Here's a useful WWWebsite for questions like yours:
Locomotive rosters for most North American railroads, reasonably up to date for the bigger ones. (Kansas City Southern is one of the "Class 1" ones.) Plus assorted other locomotive information (not 100% accurate -- this IS the internet, after all -- but over all pretty good.)
For a long time (??1960s through 1980s??), KCS bought only locomotives built by Electromotive (then a division of GM, now an independent company). More recently KCS and its Mexican affiliate seem to have been buying equally from Electromotive and General Electric (the two current builders of mainline freight diesels in North America). Earlier-- when first converting from steam to diesel-- KCS had a mix, including some Fairbanks-Morse "Erie-builts": Fairbanks-Morse used GE electrical equipment on these locomotives and subcontracted their assembly to GE's Erie (Pennsylvania) locomotive plant in the late 1940s. The F-M engines in them were high-maintenance, and KCS had the actual diesel engines in the locomotives replaced with EMD engines in the 1950s, before trading in the locomotives in the 1960s.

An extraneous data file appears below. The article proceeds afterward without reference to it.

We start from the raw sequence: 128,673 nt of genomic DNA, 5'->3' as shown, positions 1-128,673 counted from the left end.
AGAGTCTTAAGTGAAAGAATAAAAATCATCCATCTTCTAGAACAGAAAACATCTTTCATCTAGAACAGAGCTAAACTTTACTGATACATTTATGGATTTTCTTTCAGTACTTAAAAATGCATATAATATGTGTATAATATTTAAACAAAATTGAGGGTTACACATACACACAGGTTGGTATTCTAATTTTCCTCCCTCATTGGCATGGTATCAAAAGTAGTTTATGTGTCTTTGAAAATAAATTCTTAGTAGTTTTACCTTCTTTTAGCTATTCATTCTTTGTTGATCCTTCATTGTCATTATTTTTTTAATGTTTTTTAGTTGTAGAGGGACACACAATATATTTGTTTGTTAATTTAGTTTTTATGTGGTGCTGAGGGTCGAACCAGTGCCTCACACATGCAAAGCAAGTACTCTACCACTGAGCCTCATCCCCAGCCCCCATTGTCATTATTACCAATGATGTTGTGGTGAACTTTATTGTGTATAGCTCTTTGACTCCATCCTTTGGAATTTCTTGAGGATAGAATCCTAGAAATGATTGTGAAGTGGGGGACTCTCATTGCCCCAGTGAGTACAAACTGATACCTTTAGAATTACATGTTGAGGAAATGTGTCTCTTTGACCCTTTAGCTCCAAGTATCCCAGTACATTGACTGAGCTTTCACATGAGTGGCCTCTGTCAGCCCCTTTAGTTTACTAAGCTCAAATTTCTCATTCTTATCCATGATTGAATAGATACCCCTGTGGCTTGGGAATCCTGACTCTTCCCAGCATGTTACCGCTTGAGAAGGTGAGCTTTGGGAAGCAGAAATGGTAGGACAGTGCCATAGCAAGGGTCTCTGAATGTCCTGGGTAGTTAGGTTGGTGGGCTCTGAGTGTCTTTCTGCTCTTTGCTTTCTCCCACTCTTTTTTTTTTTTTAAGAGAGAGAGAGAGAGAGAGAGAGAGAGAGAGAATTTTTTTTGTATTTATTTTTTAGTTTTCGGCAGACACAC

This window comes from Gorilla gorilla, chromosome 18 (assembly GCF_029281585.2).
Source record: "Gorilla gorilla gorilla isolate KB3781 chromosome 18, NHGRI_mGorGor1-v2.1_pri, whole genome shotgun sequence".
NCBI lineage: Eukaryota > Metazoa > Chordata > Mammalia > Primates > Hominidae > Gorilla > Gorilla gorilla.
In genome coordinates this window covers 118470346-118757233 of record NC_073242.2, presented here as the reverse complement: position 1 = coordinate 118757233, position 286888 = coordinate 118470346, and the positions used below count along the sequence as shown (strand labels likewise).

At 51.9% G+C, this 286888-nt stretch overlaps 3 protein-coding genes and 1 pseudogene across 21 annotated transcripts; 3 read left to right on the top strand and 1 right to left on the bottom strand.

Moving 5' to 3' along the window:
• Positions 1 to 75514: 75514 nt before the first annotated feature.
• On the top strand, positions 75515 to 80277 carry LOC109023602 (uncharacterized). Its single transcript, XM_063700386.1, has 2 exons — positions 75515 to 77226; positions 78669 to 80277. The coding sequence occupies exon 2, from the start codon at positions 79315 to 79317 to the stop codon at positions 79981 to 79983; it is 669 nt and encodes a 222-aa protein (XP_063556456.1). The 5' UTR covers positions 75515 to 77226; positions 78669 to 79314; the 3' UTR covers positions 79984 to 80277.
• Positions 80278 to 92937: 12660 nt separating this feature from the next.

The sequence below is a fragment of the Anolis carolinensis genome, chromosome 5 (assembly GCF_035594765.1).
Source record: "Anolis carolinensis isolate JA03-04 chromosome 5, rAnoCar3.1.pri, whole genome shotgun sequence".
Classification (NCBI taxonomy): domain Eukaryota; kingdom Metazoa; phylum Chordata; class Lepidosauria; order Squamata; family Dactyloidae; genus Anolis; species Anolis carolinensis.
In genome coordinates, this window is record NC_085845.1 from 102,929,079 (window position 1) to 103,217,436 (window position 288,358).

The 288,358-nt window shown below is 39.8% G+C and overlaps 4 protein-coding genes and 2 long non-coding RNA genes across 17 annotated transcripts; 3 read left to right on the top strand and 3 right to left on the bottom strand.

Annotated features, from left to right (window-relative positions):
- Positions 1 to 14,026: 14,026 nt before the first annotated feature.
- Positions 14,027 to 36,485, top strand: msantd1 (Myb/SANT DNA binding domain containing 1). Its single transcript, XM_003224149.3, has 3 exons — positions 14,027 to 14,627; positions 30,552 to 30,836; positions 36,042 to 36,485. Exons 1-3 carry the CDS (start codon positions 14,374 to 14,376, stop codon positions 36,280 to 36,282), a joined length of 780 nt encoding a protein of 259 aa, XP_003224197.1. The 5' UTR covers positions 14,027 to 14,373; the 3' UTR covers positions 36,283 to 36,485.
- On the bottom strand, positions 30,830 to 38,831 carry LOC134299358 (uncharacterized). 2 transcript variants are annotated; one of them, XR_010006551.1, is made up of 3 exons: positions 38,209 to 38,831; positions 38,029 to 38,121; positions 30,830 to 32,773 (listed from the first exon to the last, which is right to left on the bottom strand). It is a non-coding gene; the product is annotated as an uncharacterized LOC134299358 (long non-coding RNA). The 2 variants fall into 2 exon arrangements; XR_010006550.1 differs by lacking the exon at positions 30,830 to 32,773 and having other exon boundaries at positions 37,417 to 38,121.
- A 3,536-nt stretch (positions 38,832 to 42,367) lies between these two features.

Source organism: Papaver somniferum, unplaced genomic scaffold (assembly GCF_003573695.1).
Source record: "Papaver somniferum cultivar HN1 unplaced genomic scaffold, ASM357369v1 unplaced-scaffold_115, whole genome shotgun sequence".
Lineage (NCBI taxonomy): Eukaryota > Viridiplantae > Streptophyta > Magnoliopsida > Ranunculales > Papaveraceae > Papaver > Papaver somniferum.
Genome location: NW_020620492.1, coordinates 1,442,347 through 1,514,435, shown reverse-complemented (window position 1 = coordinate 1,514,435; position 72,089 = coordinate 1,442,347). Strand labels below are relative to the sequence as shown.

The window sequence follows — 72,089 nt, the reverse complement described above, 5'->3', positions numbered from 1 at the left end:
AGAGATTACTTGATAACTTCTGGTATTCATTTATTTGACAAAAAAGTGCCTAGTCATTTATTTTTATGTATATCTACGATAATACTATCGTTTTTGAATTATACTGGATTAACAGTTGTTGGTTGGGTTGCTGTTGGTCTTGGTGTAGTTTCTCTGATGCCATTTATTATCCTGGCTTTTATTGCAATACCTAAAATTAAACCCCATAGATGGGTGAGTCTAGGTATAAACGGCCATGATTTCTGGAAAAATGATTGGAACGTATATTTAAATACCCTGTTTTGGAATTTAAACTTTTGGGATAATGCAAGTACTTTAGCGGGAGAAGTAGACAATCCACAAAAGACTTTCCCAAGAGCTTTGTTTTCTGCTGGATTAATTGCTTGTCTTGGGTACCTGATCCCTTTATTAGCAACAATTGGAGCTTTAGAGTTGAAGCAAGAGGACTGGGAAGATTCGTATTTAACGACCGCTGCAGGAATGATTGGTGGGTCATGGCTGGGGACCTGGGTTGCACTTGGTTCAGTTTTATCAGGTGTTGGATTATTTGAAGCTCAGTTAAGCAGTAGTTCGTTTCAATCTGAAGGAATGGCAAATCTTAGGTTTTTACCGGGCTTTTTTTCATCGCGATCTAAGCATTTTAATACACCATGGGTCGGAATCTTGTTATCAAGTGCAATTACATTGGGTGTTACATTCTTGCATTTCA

I have a booklet of locomotive rosters (DPA-LTA publications) from 1973. At that time KCS had 212 locomotives, all built by EMD: 90 dated back to their initial dieselization (they were built between 1946 and 1953), 122 were newer (1959 and later). They had 83 end-cab switchers (an unusually high proportion for mainline railroads at that time): 39 NW-2 and SW-7 from their first generation diesel fleet and 44 SW-1500 built between 1968 and 1972. Their biggest and newest power at that time were 56 SD-40 and SD-40-2 (six-axle, 3000h.p. freight luggers) built between 1968 and 1972.